The Middle Ages
The Middle Ages were a time of conflict. When the barons rebelled against King John in 1215, the French Prince Louis was invited to seize the throne. Louis captured Norwich Castle in 1217 and plundered the town.
The town was again plundered in 1266 by 'disinherited barons'.
During the 13th century, there was an influx of the European religious orders of friars. The Dominicans (Black friars) were the first to arrive in Norwich in 1226, followed by the Franciscans (Grey friars), Austin friars, and the Carmelites (White friars).
In 1253 the defences of the town were enlarged with a new bank and ditch. This led to conflict between the town and the Priory. The monks accusing the town of trespassing and enclosing their land. (At this time the priory owned all the land south of the town as far as the River Yare as well as other areas of land around the town). The quarrel led to brawls between some citizens and some of the Priory servants which escalated into a full scale attack in 1272. The Ethelbert Gate was stormed and the church of St. Ethelbert, the bell tower and most of the wooden buildings of the monastery were destroyed. The town was heavily fined, and ordered to rebuild St Ethelbert's Gate as part of the compensation.
In 1297 work was started on building the city walls, a job that lasted 37 years. All inhabitants had to contribute to the cost. The walls and the 12 gates helped control the influx of people into the town, and of course, the collection of tolls.
As the Market prospered and expanded, separate specialised markets were established. These are reflected today in the street names they became known by - Haymarket, Timber Hill, Hog Hill (now called Orford Hill), and Maddermarket.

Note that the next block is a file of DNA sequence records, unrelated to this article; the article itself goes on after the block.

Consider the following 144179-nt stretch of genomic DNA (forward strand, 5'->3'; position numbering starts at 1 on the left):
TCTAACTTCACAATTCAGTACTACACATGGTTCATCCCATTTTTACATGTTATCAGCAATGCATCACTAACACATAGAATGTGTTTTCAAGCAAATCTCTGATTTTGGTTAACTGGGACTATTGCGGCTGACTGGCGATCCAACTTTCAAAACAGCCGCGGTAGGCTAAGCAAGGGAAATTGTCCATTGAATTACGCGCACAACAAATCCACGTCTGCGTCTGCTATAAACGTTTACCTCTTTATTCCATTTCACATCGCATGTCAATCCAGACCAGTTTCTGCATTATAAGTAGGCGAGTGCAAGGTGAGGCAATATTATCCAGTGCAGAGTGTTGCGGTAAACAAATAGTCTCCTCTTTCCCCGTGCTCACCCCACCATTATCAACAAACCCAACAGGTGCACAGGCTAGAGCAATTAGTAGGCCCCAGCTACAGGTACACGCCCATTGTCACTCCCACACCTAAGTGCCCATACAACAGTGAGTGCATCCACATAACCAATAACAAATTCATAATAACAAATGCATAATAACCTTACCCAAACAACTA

In 1345 the outer baileys of the castle were given over to the control of the city, but the castle and mound remained under the control of the King's Sheriff.
By this time the castle had become the county goal.
In 1349, the Black Death arrived in Norwich, and further outbreaks of the plague in 1362 and 1369 led to the deaths of over a quarter of the population.
Yet strangely this was also a time of prosperity. The wool trade was expanding, and Norwich became the centre of the activity and main market for the worsted cloth.
In 1380 a charter was obtained giving the Bailiffs and committee of 'Twenty Four' (all rich merchants), the power the make and alter by-laws. A charter in 1404 replaced the Bailiffs with a Mayor and two Sheriffs, but control of the city was still in the hands of the rich merchants.
Charters in 1414 and 1417 made Norwich a legal corporation and a county in itself.